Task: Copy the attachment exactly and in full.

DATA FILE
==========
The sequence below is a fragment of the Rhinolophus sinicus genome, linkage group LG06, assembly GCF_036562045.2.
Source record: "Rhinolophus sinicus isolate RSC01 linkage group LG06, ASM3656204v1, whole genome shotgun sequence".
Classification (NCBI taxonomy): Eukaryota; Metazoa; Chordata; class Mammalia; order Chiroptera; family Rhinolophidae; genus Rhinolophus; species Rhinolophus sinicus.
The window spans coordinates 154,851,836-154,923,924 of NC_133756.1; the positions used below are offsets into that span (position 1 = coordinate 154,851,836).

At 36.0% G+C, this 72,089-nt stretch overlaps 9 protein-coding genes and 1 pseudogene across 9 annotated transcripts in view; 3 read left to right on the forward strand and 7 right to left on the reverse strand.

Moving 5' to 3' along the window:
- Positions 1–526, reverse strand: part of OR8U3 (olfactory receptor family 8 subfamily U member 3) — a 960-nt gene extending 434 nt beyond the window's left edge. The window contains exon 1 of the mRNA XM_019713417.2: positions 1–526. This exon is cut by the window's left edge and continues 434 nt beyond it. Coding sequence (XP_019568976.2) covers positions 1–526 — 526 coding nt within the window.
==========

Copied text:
The sequence below is a fragment of the Rhinolophus sinicus genome, linkage group LG06, assembly GCF_036562045.2.
Source record: "Rhinolophus sinicus isolate RSC01 linkage group LG06, ASM3656204v1, whole genome shotgun sequence".
Classification (NCBI taxonomy): Eukaryota; Metazoa; Chordata; class Mammalia; order Chiroptera; family Rhinolophidae; genus Rhinolophus; species Rhinolophus sinicus.
The window spans coordinates 154,851,836-154,923,924 of NC_133756.1; the positions used below are offsets into that span (position 1 = coordinate 154,851,836).

At 36.0% G+C, this 72,089-nt stretch overlaps 9 protein-coding genes and 1 pseudogene across 9 annotated transcripts in view; 3 read left to right on the forward strand and 7 right to left on the reverse strand.

Moving 5' to 3' along the window:
- Positions 1–526, reverse strand: part of OR8U3 (olfactory receptor family 8 subfamily U member 3) — a 960-nt gene extending 434 nt beyond the window's left edge. The window contains exon 1 of the mRNA XM_019713417.2: positions 1–526. This exon is cut by the window's left edge and continues 434 nt beyond it. Coding sequence (XP_019568976.2) covers positions 1–526 — 526 coding nt within the window.